Landing : Athabascau University

My strategy for writing a critical review

My strategy for writing a critical review

I just finished a two-week military course for staff officers, and it was very demanding that I did not get a chance to work on my MAIS 606 for the last two weeks. Now, I am trying to catch up working on weeks 3 to 5 so that I can draft this weekend my first critical review assignment in preparation for the writing workshop. My biggest challenge is sustaining my energy for the course work, as my full time job as Public Affairs Officer in the Canadian Armed Forces requires a lot of time for reading, analyzing and writing.

Although the two-week military staff officers’ course that I just completed is not connected to MAIS 606, there are skills in that military course, which are relevant and helpful for critical writing. The course involved daily situational report analyzing, synthesizing, and writing, which I believe are also essential elements for writing a critical review.

Swales and Feak (228) explains that critical review is an analytical method used to express our understanding of reading assignments in writing. It is more than just summarizing or recounting the reading assignment, but more importantly, we need to fully grasp what the author wants to convey so that we can process the information, understand the logic of the author’s arguments, and identify the potential knowledge gaps or fallacies.

The textbook Academic Writing for Graduate Students presents five main reasons why graduate students are assigned critical review assignments:

1. to confirm that the student has read the assignments;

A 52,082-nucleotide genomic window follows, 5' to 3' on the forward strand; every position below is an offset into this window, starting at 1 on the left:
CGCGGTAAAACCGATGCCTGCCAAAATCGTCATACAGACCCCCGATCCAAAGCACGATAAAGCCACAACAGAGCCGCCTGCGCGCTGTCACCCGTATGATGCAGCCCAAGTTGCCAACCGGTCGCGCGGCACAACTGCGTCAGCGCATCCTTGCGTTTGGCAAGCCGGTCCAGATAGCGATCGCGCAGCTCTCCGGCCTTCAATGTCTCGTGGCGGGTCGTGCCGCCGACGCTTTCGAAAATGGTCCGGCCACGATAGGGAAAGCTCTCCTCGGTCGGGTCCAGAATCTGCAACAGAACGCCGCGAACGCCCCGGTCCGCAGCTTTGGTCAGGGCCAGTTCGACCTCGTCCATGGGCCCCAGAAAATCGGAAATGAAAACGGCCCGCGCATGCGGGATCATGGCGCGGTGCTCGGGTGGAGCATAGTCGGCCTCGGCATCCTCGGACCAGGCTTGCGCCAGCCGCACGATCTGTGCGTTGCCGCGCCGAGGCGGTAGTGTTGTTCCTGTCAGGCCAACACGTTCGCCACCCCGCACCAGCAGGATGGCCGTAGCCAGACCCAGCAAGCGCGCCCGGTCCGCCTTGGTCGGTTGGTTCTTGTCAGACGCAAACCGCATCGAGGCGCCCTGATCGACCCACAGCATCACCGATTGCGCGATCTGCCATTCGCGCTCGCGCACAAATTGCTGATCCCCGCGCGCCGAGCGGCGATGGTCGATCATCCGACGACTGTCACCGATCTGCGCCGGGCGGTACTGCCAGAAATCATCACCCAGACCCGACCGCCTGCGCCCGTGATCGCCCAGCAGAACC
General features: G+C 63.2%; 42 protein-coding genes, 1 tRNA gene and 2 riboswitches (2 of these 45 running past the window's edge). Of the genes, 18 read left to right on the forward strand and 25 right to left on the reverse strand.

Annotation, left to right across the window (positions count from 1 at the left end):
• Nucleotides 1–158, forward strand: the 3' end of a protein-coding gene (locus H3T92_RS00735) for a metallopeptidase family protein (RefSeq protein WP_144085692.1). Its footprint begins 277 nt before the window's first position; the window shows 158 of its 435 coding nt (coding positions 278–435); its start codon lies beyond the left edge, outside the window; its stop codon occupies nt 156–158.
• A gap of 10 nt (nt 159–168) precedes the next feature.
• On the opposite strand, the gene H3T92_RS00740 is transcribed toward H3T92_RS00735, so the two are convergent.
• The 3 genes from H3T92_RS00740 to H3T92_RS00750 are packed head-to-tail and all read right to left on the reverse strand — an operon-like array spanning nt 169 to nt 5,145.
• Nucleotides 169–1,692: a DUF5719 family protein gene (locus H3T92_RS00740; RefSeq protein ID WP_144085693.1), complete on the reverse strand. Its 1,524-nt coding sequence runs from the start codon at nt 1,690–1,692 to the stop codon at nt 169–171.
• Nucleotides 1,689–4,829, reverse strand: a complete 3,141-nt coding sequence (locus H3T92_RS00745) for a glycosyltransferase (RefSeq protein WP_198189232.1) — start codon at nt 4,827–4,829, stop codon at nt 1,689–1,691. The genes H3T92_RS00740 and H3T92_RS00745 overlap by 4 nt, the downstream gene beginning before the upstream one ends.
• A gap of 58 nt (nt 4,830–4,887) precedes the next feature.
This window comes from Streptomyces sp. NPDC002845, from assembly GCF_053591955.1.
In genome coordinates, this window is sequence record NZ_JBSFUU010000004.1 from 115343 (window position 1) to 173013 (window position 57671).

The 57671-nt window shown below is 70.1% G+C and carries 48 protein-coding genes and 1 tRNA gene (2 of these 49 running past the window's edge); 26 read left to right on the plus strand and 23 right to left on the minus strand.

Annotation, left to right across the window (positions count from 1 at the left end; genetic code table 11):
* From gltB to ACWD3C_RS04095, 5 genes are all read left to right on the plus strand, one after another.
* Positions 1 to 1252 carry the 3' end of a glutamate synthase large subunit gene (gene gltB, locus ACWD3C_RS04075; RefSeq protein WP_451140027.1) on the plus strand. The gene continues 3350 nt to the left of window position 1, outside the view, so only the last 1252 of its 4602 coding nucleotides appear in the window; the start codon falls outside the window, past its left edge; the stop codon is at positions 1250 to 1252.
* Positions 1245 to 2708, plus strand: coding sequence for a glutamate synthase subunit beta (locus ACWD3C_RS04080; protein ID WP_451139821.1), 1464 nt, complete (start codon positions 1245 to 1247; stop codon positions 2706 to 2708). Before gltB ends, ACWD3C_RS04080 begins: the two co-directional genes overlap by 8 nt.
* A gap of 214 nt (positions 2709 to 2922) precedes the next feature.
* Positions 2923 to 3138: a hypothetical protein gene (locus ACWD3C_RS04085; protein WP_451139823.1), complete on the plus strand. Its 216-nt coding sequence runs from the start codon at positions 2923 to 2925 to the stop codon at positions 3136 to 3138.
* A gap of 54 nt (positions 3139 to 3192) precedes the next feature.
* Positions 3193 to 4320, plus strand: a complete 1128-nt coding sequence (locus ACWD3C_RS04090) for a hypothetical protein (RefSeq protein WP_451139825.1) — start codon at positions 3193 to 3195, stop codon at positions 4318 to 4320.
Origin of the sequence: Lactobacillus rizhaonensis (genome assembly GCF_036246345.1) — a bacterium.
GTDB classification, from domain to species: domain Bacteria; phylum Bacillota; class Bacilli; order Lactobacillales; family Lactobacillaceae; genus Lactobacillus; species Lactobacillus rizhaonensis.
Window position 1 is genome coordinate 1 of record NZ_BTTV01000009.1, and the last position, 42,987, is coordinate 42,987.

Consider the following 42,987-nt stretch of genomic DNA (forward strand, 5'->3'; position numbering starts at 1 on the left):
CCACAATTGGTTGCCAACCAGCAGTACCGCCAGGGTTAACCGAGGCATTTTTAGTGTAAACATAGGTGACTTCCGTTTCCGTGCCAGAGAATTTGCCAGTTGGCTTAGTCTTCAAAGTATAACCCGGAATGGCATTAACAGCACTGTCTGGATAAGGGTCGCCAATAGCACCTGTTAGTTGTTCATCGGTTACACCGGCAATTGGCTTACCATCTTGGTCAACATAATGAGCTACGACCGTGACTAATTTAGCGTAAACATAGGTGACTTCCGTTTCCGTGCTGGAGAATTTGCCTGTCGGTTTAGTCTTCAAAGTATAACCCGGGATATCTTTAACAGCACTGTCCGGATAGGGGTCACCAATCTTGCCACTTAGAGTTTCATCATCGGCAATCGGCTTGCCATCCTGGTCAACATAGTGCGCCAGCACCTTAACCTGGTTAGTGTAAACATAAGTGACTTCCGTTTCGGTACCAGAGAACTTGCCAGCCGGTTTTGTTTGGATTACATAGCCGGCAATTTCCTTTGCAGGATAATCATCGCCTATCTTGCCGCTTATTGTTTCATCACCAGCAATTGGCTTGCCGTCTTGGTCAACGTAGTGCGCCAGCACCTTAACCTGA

2. to evaluate the student’s comprehension of what was read;

3. to set the conditions for developing the student’s critical thinking;

4. to develop the skills of integrating previous and current learning; and

5. to have a deeper understanding of their area of expertise. (Swales and Feak, 228)

With a clear understanding of the purpose and objectives of writing a critical review, we can have a methodical approach to prepare for our first written assignment. My approach to completing the assignment will be done in three phases:

Phase 1: Analytical reading and notes;

Phase 2: Outline development and drafting; and

Phase 3: Formatting, review, and quality control.

During reading phase, I will first got through the article to look for the thesis, supporting arguments, and conclusion. After figuring out the author’s communication objectives, I will then read the article thoroughly, taking notes, and highlighting the key points. Moreover, I will examine the development of arguments and identify if there are any fallacies or knowledge gaps in the article.

In terms of developing my outline, I will follow the example found in the University of New South Wales website. My introduction will cover the thesis of the article and will present its aim and key findings. I will then transition to explaining the content of the article before I proceed to articulating my judgment on the author’s arguments. Finally, my conclusion will summarize my findings and judgment and will offer recommendations. The key factor in my review will be the balanced approach to analyzing the text, i.e., to identify and present both the strengths and weaknesses of the article.

Works Cited

Swales, John M., and Christine B. Feak. Academic Writing for Graduate Students: Essential Tasks and Skills. The University of Michigan Press, 2012.

UNSW Website. “Sample Extracts.” UNSW Current Students, student.unsw.edu.au/sample-extracts.

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